NSW Government Baulks at Needed Weed Reform

Media Release |

The NSW Government has failed to adopt a widely supported weed reform package proposed by NSW’s independent commission, guaranteeing the state’s weed problems will continue to grow, environmental groups said today.

Today, the NSW Government released its response to the NSW Natural Resources Commission weed review and a set of eight recommendations. Only five of the eight recommendations were supported by the government.

“Weeds cost the environment dearly as they take over from native species and transform ecosystems, while costing agriculture at least $1.8 billion each year”, said Andrew Cox, CEO of the Invasive Species Council.

“Weed problems are worsening in NSW with on average 18 new weeds establishing each year.

“The NSW Government is squandering a major reform opportunity, using the furphy of ‘red tape’ and apparent cost savings to consign farms and conservation areas to more costly weed problems in future.

“The NSW government rejected the most important change to stop the rate of new weeds: preventing the sale of weedy plants using a ‘permitted list’ approach”, said Kate Smolski, CEO of the Nature Conservation Council of NSW.

“At present only the worst weeds are banned from sale, leaving many dangerous weeds that are still to invade the environment, waterways and agricultural land being promoted and planted in gardens.

“Unusually, all major interest groups fully supported the Natural Resources Commission recommendations, including NSW Farmers, Local Government Association, the nursery industry association and environmental groups,” said Ms Smolski.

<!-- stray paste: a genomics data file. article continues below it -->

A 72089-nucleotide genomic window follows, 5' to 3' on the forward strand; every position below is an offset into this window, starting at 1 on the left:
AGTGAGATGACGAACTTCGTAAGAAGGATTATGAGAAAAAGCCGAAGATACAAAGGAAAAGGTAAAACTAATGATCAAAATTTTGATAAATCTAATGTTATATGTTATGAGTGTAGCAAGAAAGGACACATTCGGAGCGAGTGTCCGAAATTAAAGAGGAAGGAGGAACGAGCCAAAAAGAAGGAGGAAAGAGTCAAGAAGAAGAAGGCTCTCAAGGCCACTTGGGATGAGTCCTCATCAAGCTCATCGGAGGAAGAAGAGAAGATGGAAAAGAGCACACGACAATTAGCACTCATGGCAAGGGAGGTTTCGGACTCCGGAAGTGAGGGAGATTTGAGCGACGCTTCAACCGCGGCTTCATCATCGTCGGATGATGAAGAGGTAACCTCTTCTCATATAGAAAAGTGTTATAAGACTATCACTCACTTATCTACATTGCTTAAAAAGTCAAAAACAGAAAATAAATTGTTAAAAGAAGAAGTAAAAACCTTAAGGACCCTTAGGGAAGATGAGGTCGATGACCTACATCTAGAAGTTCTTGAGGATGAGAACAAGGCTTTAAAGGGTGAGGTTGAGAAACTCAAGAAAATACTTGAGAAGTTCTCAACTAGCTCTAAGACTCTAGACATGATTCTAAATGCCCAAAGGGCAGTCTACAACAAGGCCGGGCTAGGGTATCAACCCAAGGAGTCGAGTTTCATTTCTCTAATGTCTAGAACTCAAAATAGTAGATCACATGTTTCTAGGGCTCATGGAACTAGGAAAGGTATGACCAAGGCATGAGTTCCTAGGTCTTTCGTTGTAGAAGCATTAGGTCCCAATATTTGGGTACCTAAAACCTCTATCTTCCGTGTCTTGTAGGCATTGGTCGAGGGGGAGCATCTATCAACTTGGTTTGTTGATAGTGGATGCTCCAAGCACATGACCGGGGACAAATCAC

“Other recommendations rejected by the government were the creation of a statutory state weeds committee with an independent chair, regulation of fodder providers and property weed status certificates,” said Kevin Evans, CEO of the National Parks Association of NSW.

“Government is yet to support or rule out a proposed high-risk incursion fund or explain how it will reverse declining research capacity and the loss of taxonomists.

“Recommendations supported include a ‘nil-tenure’ approach with private and public land managers sharing the same weed control obligations, a ‘general biosecurity obligation’, non-statutory statewide and regional weed committees, improved transparency and data management standards.

“Environment groups call on all political parties to support closing off pathways for new weeds and preventing the sale of weedy plants. It is a popular, cost-saving reform that makes environmental, economic and social sense,” concluded Mr Evans.

More info

For comment

Andrew Cox , Invasive Species Council: 0438 588 040
Kevin Evans, National Parks Association of NSW: 0457 797 977
James Tremain, Nature Conservation Council of NSW: 0419 272 254

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